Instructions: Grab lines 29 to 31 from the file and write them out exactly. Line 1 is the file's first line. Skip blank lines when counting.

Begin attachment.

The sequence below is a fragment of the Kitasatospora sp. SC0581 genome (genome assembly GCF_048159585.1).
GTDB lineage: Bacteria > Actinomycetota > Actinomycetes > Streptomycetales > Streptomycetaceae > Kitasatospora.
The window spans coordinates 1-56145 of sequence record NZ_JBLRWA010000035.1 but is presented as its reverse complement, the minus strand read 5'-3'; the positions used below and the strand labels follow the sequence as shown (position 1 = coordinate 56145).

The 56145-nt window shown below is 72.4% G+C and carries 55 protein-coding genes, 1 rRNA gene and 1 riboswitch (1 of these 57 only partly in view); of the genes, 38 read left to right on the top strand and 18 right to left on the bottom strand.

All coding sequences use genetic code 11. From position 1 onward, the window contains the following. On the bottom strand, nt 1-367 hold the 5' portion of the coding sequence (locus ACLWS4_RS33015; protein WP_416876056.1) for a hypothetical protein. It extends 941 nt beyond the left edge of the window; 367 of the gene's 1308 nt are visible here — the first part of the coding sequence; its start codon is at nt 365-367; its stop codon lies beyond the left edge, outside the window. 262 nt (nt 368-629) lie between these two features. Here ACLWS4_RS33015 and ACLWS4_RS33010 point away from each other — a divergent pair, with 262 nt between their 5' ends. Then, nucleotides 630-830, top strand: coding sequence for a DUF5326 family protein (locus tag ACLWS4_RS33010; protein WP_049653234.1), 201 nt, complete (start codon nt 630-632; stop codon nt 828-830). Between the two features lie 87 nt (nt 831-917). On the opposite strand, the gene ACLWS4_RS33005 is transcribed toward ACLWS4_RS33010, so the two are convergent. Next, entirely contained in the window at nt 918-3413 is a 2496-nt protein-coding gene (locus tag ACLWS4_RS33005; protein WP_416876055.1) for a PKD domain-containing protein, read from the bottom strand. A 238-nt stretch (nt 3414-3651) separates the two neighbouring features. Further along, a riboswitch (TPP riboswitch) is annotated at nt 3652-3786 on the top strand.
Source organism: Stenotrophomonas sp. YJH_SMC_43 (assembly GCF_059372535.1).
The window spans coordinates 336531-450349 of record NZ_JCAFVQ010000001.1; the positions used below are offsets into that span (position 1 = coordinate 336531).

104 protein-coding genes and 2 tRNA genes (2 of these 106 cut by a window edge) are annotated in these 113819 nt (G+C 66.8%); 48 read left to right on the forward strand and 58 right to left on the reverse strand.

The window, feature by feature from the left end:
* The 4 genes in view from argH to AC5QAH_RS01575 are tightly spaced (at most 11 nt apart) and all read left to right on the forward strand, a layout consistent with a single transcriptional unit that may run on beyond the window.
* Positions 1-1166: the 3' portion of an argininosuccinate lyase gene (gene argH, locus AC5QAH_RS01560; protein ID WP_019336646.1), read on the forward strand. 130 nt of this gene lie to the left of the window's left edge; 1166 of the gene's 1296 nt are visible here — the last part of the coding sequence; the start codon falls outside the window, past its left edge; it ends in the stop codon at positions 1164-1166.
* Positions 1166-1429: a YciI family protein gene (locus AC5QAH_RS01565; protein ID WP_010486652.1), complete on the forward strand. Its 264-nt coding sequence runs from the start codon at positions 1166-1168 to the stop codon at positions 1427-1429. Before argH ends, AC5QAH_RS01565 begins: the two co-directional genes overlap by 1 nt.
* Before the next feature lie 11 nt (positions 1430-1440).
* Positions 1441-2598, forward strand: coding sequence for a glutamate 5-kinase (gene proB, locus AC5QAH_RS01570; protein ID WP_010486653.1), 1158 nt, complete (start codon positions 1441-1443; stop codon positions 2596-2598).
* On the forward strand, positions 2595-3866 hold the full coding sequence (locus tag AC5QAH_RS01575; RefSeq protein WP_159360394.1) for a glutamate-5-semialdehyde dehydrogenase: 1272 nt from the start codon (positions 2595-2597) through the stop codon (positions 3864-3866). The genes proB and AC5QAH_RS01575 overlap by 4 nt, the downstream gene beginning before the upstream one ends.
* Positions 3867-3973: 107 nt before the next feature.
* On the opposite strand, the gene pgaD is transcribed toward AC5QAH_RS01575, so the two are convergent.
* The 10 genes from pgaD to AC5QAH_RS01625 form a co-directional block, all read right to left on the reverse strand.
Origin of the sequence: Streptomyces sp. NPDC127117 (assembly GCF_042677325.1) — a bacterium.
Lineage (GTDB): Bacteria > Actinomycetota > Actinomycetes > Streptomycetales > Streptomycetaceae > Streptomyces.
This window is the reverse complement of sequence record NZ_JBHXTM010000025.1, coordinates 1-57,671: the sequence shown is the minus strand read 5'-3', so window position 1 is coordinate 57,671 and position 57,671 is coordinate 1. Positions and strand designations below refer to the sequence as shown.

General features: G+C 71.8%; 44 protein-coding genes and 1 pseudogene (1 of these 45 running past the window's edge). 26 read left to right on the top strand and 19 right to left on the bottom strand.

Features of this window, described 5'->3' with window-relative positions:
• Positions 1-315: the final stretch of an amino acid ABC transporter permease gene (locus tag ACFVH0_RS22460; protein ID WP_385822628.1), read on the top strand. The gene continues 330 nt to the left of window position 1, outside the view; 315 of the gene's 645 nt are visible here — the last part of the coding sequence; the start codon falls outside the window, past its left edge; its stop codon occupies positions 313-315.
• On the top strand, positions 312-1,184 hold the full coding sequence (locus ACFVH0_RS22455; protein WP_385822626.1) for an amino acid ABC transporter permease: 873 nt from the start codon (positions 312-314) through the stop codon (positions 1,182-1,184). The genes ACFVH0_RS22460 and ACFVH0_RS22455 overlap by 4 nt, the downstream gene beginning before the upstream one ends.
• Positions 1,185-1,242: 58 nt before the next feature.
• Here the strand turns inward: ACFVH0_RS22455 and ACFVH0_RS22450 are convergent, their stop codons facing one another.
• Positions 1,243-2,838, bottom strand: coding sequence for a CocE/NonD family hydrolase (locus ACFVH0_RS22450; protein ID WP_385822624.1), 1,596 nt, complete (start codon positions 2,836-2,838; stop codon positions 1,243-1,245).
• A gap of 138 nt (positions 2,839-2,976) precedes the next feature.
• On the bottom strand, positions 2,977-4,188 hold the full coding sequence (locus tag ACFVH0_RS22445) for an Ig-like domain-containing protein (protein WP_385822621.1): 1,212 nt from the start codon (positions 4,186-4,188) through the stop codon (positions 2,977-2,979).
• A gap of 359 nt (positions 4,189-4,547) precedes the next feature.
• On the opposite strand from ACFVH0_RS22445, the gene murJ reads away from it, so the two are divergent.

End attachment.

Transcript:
• A gap of 138 nt (positions 2,839-2,976) precedes the next feature.
• On the bottom strand, positions 2,977-4,188 hold the full coding sequence (locus tag ACFVH0_RS22445) for an Ig-like domain-containing protein (protein WP_385822621.1): 1,212 nt from the start codon (positions 4,186-4,188) through the stop codon (positions 2,977-2,979).
• A gap of 359 nt (positions 4,189-4,547) precedes the next feature.